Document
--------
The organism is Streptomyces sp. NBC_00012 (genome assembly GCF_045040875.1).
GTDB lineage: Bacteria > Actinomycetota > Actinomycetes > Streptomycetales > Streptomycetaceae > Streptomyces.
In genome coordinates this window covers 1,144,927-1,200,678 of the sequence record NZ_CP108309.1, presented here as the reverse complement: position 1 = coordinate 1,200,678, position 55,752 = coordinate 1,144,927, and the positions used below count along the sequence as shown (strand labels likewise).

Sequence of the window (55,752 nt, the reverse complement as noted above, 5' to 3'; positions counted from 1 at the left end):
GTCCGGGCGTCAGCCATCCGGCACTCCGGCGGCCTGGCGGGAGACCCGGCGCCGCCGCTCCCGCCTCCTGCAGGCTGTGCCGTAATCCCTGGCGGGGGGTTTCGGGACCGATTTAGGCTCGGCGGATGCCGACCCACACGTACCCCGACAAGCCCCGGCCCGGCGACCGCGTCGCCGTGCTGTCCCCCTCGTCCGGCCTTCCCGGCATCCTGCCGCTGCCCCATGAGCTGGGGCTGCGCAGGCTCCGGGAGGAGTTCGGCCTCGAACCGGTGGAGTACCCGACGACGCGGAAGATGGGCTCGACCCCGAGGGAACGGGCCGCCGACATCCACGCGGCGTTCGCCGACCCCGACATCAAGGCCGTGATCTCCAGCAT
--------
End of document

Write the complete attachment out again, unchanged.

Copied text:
The organism is Streptomyces sp. NBC_00012 (genome assembly GCF_045040875.1).
GTDB lineage: Bacteria > Actinomycetota > Actinomycetes > Streptomycetales > Streptomycetaceae > Streptomyces.
In genome coordinates this window covers 1,144,927-1,200,678 of the sequence record NZ_CP108309.1, presented here as the reverse complement: position 1 = coordinate 1,200,678, position 55,752 = coordinate 1,144,927, and the positions used below count along the sequence as shown (strand labels likewise).

Sequence of the window (55,752 nt, the reverse complement as noted above, 5' to 3'; positions counted from 1 at the left end):
GTCCGGGCGTCAGCCATCCGGCACTCCGGCGGCCTGGCGGGAGACCCGGCGCCGCCGCTCCCGCCTCCTGCAGGCTGTGCCGTAATCCCTGGCGGGGGGTTTCGGGACCGATTTAGGCTCGGCGGATGCCGACCCACACGTACCCCGACAAGCCCCGGCCCGGCGACCGCGTCGCCGTGCTGTCCCCCTCGTCCGGCCTTCCCGGCATCCTGCCGCTGCCCCATGAGCTGGGGCTGCGCAGGCTCCGGGAGGAGTTCGGCCTCGAACCGGTGGAGTACCCGACGACGCGGAAGATGGGCTCGACCCCGAGGGAACGGGCCGCCGACATCCACGCGGCGTTCGCCGACCCCGACATCAAGGCCGTGATCTCCAGCAT